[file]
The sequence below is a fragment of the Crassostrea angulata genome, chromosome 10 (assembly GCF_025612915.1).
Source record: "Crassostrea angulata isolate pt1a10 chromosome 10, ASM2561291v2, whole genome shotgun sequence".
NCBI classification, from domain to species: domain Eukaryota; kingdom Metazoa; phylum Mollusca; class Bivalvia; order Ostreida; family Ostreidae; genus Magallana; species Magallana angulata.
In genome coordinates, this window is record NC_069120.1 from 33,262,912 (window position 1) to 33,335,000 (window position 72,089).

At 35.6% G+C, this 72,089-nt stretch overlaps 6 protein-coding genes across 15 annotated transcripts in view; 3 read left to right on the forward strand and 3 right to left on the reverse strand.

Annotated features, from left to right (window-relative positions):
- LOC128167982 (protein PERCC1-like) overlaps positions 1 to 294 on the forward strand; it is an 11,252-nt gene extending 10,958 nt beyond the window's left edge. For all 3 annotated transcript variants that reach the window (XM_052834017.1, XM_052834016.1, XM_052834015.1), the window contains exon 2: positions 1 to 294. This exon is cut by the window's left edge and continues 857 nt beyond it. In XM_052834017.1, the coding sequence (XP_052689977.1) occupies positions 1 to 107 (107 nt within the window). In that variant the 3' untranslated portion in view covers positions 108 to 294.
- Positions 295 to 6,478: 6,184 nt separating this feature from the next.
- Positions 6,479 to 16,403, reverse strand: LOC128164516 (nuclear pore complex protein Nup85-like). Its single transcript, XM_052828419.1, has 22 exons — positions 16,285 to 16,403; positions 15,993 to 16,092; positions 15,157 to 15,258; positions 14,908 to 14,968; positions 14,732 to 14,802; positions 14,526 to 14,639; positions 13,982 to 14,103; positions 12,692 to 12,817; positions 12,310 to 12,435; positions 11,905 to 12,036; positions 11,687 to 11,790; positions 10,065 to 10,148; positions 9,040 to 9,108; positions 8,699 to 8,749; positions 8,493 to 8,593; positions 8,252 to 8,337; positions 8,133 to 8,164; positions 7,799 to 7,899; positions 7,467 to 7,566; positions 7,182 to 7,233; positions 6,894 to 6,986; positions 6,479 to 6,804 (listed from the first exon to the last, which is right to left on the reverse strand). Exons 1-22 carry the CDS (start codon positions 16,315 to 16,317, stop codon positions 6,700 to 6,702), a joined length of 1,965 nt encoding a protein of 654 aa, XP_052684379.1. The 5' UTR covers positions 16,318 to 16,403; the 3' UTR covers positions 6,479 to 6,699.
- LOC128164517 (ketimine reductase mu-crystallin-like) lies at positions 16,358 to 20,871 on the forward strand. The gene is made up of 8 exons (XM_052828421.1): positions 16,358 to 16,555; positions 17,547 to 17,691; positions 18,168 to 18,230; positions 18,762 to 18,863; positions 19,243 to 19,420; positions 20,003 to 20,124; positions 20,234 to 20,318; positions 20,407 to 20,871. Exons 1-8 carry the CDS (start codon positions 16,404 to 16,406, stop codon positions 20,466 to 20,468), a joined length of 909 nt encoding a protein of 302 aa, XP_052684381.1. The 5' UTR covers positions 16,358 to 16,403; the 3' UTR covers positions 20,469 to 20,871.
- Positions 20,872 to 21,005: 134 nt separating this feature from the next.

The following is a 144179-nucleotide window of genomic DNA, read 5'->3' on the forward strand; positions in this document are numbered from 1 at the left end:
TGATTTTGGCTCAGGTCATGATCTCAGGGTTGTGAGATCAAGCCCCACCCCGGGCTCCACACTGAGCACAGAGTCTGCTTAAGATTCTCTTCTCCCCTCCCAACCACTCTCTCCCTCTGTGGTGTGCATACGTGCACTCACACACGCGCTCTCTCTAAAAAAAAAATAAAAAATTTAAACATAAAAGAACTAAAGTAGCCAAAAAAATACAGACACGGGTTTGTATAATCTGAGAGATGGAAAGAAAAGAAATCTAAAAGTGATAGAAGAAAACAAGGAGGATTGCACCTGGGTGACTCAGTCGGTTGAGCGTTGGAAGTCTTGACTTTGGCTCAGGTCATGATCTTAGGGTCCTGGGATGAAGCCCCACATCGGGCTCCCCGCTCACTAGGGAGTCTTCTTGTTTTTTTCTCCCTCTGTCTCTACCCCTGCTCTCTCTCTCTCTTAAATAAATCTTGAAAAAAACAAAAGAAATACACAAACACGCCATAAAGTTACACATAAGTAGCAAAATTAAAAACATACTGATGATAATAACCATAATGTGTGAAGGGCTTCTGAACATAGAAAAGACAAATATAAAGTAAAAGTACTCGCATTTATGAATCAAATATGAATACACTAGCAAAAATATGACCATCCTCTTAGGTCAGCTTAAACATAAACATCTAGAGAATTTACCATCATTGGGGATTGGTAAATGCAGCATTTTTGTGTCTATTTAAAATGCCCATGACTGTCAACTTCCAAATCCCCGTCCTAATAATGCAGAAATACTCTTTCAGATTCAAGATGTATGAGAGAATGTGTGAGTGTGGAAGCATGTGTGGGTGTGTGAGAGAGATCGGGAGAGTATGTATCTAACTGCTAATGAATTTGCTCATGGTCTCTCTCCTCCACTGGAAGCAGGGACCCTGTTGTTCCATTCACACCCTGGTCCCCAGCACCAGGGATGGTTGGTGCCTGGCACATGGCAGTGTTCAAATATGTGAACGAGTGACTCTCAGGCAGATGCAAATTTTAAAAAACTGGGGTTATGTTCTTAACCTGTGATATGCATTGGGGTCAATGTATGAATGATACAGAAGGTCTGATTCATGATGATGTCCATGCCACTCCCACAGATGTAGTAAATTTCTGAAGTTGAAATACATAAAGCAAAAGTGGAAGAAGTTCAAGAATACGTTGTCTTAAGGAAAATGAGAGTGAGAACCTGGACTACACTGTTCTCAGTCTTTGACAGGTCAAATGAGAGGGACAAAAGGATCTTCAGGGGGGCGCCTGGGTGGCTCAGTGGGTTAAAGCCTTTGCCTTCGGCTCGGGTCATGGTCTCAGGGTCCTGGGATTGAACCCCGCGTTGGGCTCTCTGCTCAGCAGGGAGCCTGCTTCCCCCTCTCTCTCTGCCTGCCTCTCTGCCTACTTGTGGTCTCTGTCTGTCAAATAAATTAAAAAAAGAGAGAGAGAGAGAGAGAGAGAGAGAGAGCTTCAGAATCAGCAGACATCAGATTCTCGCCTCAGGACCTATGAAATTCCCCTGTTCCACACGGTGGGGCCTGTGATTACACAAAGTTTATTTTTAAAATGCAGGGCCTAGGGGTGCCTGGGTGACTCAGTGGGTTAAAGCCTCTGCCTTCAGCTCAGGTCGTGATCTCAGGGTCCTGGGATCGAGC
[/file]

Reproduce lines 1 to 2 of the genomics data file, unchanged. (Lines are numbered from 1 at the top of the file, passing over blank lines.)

The sequence below is a fragment of the Crassostrea angulata genome, chromosome 10 (assembly GCF_025612915.1).
Source record: "Crassostrea angulata isolate pt1a10 chromosome 10, ASM2561291v2, whole genome shotgun sequence".